Is 48V Mild Hybrid EV (MHEV) the CO2 savior?
Making cost effective 48V hybrid solutions even cheaper
The 48-volt power network is a seriously attractive value proposition for carmakers right now.
The technology is capable of delivering about 70 percent of the performance of a conventional ICE-electric hybrid for about 30 percent of the cost. However, that hasn’t stopped the car manufacturers continuing to look for ways to drive costs even lower in the highly price-sensitive Mild Hybrid EV (MHEV) segment.
The importance of reducing costs can be appreciated when the potential growth of the market is taken into consideration. Driven by plummeting diesel-powered passenger-vehicle sales and escalating fleet CO2 targets, manufacturers are increasingly turning to this affordable technology for the mass market, such as on the new Ford Puma crossover (below).
Strong projections for 48V
According to LMC Automotive, the market share of 48V applications in Europe will grow from a tiny 0.4 percent in 2018, to 33 percent by 2030. Asia will see the sales share of vehicles equipped with 48V systems rise from absolute zero today to 13.7 percent in 2030, while the US is projected to go from 0.2 to 8.2 percent in the same period.
French supplier Valeo, a major player in 48V systems, is equally bullish in its outlook, forecasting 48V market penetration could rise to 33 percent globally by 2030, with applications ranging from small and family cars to shuttles and delivery vans.
Adding weight to the argument favoring hybrid electrification, Emissions Analytics, a leading independent specialist for the scientific measurement of real-world emissions, suggests that mass adoption of hybrid, and in particular mild hybrid EVs, rather than the low-volume take-up of full BEVs, is the most effective solution to cutting CO2.
According to the company’s analysis, taking into account all electrification strategies, full BEVs currently offer the least effective CO2 reduction per kWh of battery size – 21 times worse than mild hybrids and 14 times worse than full hybrids.
The distance-specific CO2 reduction per unit of battery capacity, in g/km/kWh, indicates that mild hybrids are the most efficient way to reduce CO2, given limited global battery capacity. With a reduction of 73.9g/km/kWh, 48V MHEV technology is a clear winner, with full hybrids coming in second at 50.5g/km/kWh. Due to their disproportionately large batteries, BEVs performed the worst, with a mere 3.5g/km/kWh reduction.
While this viewpoint may be debated, the importance of MHEVs in meeting emissions and power requirements over the next few years cannot be overstated. As a result, in order to win over consumers already burdened by rising car prices, manufacturers are focused on optimizing or even reducing system costs.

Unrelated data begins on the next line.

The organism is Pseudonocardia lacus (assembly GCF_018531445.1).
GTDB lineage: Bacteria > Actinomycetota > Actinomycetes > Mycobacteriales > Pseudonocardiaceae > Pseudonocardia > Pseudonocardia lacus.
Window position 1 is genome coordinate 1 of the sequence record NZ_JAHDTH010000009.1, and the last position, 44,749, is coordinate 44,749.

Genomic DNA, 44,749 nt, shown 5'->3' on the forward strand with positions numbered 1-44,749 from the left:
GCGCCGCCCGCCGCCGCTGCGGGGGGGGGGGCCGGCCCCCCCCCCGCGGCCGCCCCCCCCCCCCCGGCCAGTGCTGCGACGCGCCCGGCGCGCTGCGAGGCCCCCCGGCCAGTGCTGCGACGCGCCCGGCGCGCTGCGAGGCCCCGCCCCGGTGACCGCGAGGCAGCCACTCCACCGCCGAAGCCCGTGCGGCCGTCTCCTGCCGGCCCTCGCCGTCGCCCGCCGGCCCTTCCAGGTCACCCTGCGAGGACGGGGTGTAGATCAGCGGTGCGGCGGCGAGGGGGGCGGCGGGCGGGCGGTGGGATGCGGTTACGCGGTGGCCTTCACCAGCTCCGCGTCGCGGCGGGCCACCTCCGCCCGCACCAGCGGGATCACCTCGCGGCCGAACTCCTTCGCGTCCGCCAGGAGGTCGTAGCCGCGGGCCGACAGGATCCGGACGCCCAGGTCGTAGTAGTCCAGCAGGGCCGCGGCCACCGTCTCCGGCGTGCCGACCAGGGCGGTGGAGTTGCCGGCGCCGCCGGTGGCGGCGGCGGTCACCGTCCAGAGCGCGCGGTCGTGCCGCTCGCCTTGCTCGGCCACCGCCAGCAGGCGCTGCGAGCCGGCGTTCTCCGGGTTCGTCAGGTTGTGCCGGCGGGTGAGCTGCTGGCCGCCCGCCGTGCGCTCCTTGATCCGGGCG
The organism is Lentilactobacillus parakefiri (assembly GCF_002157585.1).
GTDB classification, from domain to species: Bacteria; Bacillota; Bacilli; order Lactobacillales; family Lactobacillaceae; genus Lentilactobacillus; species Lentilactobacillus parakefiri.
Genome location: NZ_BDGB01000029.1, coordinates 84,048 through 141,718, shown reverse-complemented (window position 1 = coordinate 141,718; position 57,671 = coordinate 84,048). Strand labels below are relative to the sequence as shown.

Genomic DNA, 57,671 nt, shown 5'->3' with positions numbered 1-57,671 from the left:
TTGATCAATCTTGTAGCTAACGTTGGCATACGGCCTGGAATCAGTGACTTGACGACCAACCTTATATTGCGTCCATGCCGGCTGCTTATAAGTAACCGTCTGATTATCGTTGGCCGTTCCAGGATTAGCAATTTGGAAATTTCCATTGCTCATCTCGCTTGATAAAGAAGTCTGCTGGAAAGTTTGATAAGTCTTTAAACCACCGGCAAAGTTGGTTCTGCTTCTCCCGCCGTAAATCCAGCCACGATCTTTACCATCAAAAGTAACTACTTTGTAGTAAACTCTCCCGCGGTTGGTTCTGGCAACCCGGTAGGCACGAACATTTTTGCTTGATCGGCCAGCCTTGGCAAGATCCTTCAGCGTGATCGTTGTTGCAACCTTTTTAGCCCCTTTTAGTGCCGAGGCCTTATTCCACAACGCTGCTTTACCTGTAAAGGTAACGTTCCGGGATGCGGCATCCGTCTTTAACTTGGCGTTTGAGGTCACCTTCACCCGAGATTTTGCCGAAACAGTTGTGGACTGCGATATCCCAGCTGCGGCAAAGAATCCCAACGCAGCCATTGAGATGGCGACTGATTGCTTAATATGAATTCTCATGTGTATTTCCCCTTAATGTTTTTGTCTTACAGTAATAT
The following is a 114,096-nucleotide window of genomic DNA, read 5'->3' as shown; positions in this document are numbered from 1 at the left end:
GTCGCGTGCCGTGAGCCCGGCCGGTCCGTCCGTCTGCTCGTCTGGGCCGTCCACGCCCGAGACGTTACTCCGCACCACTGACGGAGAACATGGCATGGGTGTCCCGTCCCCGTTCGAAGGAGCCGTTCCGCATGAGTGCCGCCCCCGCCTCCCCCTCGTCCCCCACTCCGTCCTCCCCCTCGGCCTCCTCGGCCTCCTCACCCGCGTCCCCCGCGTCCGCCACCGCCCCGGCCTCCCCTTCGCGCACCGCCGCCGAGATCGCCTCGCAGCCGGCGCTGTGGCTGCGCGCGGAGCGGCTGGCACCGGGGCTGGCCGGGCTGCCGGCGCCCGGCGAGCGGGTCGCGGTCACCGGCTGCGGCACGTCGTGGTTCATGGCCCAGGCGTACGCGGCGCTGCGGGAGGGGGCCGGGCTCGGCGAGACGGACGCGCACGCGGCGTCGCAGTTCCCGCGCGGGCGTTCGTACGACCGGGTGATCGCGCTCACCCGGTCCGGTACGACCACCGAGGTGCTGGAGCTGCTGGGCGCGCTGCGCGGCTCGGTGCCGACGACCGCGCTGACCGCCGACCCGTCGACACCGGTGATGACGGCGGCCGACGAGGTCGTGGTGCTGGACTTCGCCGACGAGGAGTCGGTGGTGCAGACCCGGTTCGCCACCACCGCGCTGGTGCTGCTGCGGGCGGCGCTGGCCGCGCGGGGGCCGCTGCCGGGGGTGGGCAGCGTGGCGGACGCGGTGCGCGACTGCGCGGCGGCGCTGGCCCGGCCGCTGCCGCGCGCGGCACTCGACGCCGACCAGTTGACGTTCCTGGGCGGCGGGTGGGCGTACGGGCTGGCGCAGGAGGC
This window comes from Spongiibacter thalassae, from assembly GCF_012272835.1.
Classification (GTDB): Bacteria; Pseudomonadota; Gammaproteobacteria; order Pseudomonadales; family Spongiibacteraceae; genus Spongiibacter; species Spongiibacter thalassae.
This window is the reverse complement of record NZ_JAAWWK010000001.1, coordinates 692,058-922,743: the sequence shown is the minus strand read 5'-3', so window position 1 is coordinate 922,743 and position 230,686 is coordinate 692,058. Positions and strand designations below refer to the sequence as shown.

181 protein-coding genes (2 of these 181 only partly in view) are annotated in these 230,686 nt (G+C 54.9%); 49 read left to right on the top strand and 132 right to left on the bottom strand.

Analyzing the 48V system
As with any other form of electrification using a battery for energy storage, the 48V lithium-ion (li-ion) battery is the first component to come under scrutiny.
The 48V power network will automatically benefit from tumbling li-ion battery costs, due in part to the economies of scale that the 48V technology contributes to. Li-ion battery pack costs have fallen more than 80 percent since 2010, when the first EVs were introduced with battery packs costing roughly $1,000/kWh. That figure fell to about $190/kWh in 2017 according to the Union of Concerned Scientists. The US Department of Energy wants to see that cost drop to $125/kWh by 2020.
While economies of scale will eventually drive battery costs down, manufacturers are turning their cost-cutting attention to optimizing the li-ion battery specifically for its application in the 48V MHEV.
Enhancing 48V batteries to cut costs
Mild hybrids need to recover energy efficiently and at a high rate during deceleration. However, packaging and cost factors encourage the use of more compact batteries with reduced storage capacity. This means that OEMs usually opt for a small battery pack that is capable of high-power charge and discharge cycles.
Under these conditions, inadequate battery cooling can have a significant impact on charge and discharge performance and battery life. The problem lies with the marginal difference between battery and ambient temperatures, which some manufacturers solve by replacing passive-cooling with active air- or liquid-cooling, which can be linked to other vehicle temperature control circuits, such as the HVAC or engine cooling. This in itself raises challenges such as keeping the coolant separate from the cells.
Furthermore, given its greater technical complexity, the choice of an active cooling system, whether with air or liquid, usually results in higher costs for the battery and subsequently the vehicle. By contrast, well executed passive cooling can reduce overall system costs, without impairing battery life or performance.
Air cooling could be the optimal choice
Wishing to do away with active cooling of the 48V battery entirely, tier one component supplier, Bosch, spent four years developing a new type of lithium-ion battery cell that dispenses with active cooling entirely.
In order to prevent any damage, conventional cells automatically reduce their output as soon as temperatures reach 55 to 60 degrees Celsius. However, the cells in Bosch’s battery have been developed to deliver full output at temperatures up to 75 degrees, without any reduction in service life.